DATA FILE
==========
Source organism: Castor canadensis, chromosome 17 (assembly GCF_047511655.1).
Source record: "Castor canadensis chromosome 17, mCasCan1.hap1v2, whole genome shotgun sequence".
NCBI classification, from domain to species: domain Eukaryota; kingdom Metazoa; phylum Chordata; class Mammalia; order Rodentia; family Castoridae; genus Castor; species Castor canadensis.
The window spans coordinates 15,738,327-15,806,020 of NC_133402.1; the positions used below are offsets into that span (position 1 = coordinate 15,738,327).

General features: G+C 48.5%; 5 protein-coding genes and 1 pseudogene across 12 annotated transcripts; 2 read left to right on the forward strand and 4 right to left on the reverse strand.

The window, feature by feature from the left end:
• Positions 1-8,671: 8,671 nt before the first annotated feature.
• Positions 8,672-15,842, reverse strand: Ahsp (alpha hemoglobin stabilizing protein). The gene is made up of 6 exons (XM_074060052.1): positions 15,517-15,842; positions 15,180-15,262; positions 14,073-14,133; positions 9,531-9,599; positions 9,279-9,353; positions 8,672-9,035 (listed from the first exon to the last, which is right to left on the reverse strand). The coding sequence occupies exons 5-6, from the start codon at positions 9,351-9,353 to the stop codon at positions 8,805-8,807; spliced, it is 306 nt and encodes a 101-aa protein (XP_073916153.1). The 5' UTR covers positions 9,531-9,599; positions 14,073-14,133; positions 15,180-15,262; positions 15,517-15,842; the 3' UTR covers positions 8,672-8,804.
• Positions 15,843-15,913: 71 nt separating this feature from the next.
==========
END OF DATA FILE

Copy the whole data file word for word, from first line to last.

Source organism: Castor canadensis, chromosome 17 (assembly GCF_047511655.1).
Source record: "Castor canadensis chromosome 17, mCasCan1.hap1v2, whole genome shotgun sequence".
NCBI classification, from domain to species: domain Eukaryota; kingdom Metazoa; phylum Chordata; class Mammalia; order Rodentia; family Castoridae; genus Castor; species Castor canadensis.
The window spans coordinates 15,738,327-15,806,020 of NC_133402.1; the positions used below are offsets into that span (position 1 = coordinate 15,738,327).

General features: G+C 48.5%; 5 protein-coding genes and 1 pseudogene across 12 annotated transcripts; 2 read left to right on the forward strand and 4 right to left on the reverse strand.

The window, feature by feature from the left end:
• Positions 1-8,671: 8,671 nt before the first annotated feature.
• Positions 8,672-15,842, reverse strand: Ahsp (alpha hemoglobin stabilizing protein). The gene is made up of 6 exons (XM_074060052.1): positions 15,517-15,842; positions 15,180-15,262; positions 14,073-14,133; positions 9,531-9,599; positions 9,279-9,353; positions 8,672-9,035 (listed from the first exon to the last, which is right to left on the reverse strand). The coding sequence occupies exons 5-6, from the start codon at positions 9,351-9,353 to the stop codon at positions 8,805-8,807; spliced, it is 306 nt and encodes a 101-aa protein (XP_073916153.1). The 5' UTR covers positions 9,531-9,599; positions 14,073-14,133; positions 15,180-15,262; positions 15,517-15,842; the 3' UTR covers positions 8,672-8,804.
• Positions 15,843-15,913: 71 nt separating this feature from the next.